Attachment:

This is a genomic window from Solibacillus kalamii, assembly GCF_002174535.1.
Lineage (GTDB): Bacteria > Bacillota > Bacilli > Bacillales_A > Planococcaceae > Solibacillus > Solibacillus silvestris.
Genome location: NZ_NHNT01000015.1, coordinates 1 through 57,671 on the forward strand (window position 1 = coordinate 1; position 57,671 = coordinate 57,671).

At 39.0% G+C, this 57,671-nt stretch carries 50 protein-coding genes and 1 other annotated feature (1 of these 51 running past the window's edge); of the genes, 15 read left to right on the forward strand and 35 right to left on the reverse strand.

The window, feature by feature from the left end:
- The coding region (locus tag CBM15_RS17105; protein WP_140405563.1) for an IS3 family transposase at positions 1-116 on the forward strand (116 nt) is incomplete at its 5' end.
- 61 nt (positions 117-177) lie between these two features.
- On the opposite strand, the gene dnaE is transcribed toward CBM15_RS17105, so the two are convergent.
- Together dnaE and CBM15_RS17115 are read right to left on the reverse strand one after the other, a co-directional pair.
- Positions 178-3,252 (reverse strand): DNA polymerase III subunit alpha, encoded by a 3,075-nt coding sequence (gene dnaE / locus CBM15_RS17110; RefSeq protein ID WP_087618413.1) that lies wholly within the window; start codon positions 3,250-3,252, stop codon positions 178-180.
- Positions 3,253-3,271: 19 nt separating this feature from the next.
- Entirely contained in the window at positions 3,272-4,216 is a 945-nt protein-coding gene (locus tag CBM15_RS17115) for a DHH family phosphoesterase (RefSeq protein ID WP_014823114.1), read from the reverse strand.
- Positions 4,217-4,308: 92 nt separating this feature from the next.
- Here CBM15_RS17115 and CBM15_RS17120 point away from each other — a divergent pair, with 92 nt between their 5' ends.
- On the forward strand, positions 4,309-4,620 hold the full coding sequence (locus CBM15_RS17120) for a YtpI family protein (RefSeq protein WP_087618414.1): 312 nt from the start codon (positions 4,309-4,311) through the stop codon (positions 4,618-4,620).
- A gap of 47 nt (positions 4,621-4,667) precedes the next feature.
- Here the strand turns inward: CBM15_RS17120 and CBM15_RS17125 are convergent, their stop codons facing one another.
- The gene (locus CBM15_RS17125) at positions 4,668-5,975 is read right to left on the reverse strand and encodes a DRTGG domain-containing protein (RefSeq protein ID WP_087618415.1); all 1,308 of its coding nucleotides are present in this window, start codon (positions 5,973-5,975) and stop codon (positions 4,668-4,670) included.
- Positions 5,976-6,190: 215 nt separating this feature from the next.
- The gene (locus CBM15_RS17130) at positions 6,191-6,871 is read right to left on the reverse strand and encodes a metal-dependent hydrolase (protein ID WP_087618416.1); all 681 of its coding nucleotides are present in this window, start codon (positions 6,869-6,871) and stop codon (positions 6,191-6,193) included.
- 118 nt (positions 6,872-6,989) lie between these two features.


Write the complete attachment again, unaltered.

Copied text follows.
This is a genomic window from Solibacillus kalamii, assembly GCF_002174535.1.
Lineage (GTDB): Bacteria > Bacillota > Bacilli > Bacillales_A > Planococcaceae > Solibacillus > Solibacillus silvestris.
Genome location: NZ_NHNT01000015.1, coordinates 1 through 57,671 on the forward strand (window position 1 = coordinate 1; position 57,671 = coordinate 57,671).

At 39.0% G+C, this 57,671-nt stretch carries 50 protein-coding genes and 1 other annotated feature (1 of these 51 running past the window's edge); of the genes, 15 read left to right on the forward strand and 35 right to left on the reverse strand.

The window, feature by feature from the left end:
- The coding region (locus tag CBM15_RS17105; protein WP_140405563.1) for an IS3 family transposase at positions 1-116 on the forward strand (116 nt) is incomplete at its 5' end.
- 61 nt (positions 117-177) lie between these two features.
- On the opposite strand, the gene dnaE is transcribed toward CBM15_RS17105, so the two are convergent.
- Together dnaE and CBM15_RS17115 are read right to left on the reverse strand one after the other, a co-directional pair.
- Positions 178-3,252 (reverse strand): DNA polymerase III subunit alpha, encoded by a 3,075-nt coding sequence (gene dnaE / locus CBM15_RS17110; RefSeq protein ID WP_087618413.1) that lies wholly within the window; start codon positions 3,250-3,252, stop codon positions 178-180.
- Positions 3,253-3,271: 19 nt separating this feature from the next.
- Entirely contained in the window at positions 3,272-4,216 is a 945-nt protein-coding gene (locus tag CBM15_RS17115) for a DHH family phosphoesterase (RefSeq protein ID WP_014823114.1), read from the reverse strand.
- Positions 4,217-4,308: 92 nt separating this feature from the next.
- Here CBM15_RS17115 and CBM15_RS17120 point away from each other — a divergent pair, with 92 nt between their 5' ends.
- On the forward strand, positions 4,309-4,620 hold the full coding sequence (locus CBM15_RS17120) for a YtpI family protein (RefSeq protein WP_087618414.1): 312 nt from the start codon (positions 4,309-4,311) through the stop codon (positions 4,618-4,620).
- A gap of 47 nt (positions 4,621-4,667) precedes the next feature.
- Here the strand turns inward: CBM15_RS17120 and CBM15_RS17125 are convergent, their stop codons facing one another.
- The gene (locus CBM15_RS17125) at positions 4,668-5,975 is read right to left on the reverse strand and encodes a DRTGG domain-containing protein (RefSeq protein ID WP_087618415.1); all 1,308 of its coding nucleotides are present in this window, start codon (positions 5,973-5,975) and stop codon (positions 4,668-4,670) included.
- Positions 5,976-6,190: 215 nt separating this feature from the next.
- The gene (locus CBM15_RS17130) at positions 6,191-6,871 is read right to left on the reverse strand and encodes a metal-dependent hydrolase (protein ID WP_087618416.1); all 681 of its coding nucleotides are present in this window, start codon (positions 6,869-6,871) and stop codon (positions 6,191-6,193) included.
- 118 nt (positions 6,872-6,989) lie between these two features.